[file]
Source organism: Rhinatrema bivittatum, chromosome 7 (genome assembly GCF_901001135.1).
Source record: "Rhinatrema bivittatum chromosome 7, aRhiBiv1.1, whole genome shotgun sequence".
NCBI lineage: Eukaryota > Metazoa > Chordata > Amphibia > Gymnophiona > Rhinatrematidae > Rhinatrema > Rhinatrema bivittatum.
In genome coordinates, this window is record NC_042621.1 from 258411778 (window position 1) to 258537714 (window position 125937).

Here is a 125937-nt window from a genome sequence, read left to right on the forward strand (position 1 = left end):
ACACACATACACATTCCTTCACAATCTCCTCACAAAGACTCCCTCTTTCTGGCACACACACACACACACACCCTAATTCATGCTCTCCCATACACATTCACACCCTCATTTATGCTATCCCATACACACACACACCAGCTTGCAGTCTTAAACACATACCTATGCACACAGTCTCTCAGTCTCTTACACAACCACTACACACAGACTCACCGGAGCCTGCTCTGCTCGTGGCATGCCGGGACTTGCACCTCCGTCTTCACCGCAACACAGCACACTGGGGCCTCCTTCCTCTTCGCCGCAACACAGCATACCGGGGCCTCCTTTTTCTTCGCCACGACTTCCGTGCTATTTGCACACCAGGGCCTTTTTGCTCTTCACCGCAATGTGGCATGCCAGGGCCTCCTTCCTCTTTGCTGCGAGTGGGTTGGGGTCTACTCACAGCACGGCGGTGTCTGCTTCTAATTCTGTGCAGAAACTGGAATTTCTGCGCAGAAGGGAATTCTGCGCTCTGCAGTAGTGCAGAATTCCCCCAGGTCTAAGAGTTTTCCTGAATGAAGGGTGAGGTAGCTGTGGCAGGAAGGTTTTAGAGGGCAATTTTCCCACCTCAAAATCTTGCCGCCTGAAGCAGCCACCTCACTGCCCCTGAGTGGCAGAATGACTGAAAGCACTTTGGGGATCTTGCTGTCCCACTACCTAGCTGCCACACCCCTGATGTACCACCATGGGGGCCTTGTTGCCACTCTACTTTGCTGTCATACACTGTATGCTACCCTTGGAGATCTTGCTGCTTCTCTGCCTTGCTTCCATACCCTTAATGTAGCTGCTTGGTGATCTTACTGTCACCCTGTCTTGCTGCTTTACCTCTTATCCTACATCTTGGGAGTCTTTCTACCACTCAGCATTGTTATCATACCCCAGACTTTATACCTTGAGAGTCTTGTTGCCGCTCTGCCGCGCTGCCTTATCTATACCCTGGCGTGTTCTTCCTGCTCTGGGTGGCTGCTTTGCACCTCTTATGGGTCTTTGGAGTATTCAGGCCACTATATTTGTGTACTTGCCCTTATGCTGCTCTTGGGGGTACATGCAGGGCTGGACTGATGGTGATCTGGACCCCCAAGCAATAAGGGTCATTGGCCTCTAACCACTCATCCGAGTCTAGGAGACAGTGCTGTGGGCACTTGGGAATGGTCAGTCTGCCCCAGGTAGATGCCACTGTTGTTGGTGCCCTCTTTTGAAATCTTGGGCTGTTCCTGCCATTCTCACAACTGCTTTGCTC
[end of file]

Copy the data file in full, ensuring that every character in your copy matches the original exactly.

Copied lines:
Source organism: Rhinatrema bivittatum, chromosome 7 (genome assembly GCF_901001135.1).
Source record: "Rhinatrema bivittatum chromosome 7, aRhiBiv1.1, whole genome shotgun sequence".
NCBI lineage: Eukaryota > Metazoa > Chordata > Amphibia > Gymnophiona > Rhinatrematidae > Rhinatrema > Rhinatrema bivittatum.
In genome coordinates, this window is record NC_042621.1 from 258411778 (window position 1) to 258537714 (window position 125937).

Here is a 125937-nt window from a genome sequence, read left to right on the forward strand (position 1 = left end):
ACACACATACACATTCCTTCACAATCTCCTCACAAAGACTCCCTCTTTCTGGCACACACACACACACACACCCTAATTCATGCTCTCCCATACACATTCACACCCTCATTTATGCTATCCCATACACACACACACCAGCTTGCAGTCTTAAACACATACCTATGCACACAGTCTCTCAGTCTCTTACACAACCACTACACACAGACTCACCGGAGCCTGCTCTGCTCGTGGCATGCCGGGACTTGCACCTCCGTCTTCACCGCAACACAGCACACTGGGGCCTCCTTCCTCTTCGCCGCAACACAGCATACCGGGGCCTCCTTTTTCTTCGCCACGACTTCCGTGCTATTTGCACACCAGGGCCTTTTTGCTCTTCACCGCAATGTGGCATGCCAGGGCCTCCTTCCTCTTTGCTGCGAGTGGGTTGGGGTCTACTCACAGCACGGCGGTGTCTGCTTCTAATTCTGTGCAGAAACTGGAATTTCTGCGCAGAAGGGAATTCTGCGCTCTGCAGTAGTGCAGAATTCCCCCAGGTCTAAGAGTTTTCCTGAATGAAGGGTGAGGTAGCTGTGGCAGGAAGGTTTTAGAGGGCAATTTTCCCACCTCAAAATCTTGCCGCCTGAAGCAGCCACCTCACTGCCCCTGAGTGGCAGAATGACTGAAAGCACTTTGGGGATCTTGCTGTCCCACTACCTAGCTGCCACACCCCTGATGTACCACCATGGGGGCCTTGTTGCCACTCTACTTTGCTGTCATACACTGTATGCTACCCTTGGAGATCTTGCTGCTTCTCTGCCTTGCTTCCATACCCTTAATGTAGCTGCTTGGTGATCTTACTGTCACCCTGTCTTGCTGCTTTACCTCTTATCCTACATCTTGGGAGTCTTTCTACCACTCAGCATTGTTATCATACCCCAGACTTTATACCTTGAGAGTCTTGTTGCCGCTCTGCCGCGCTGCCTTATCTATACCCTGGCGTGTTCTTCCTGCTCTGGGTGGCTGCTTTGCACCTCTTATGGGTCTTTGGAGTATTCAGGCCACTATATTTGTGTACTTGCCCTTATGCTGCTCTTGGGGGTACATGCAGGGCTGGACTGATGGTGATCTGGACCCCCAAGCAATAAGGGTCATTGGCCTCTAACCACTCATCCGAGTCTAGGAGACAGTGCTGTGGGCACTTGGGAATGGTCAGTCTGCCCCAGGTAGATGCCACTGTTGTTGGTGCCCTCTTTTGAAATCTTGGGCTGTTCCTGCCATTCTCACAACTGCTTTGCTC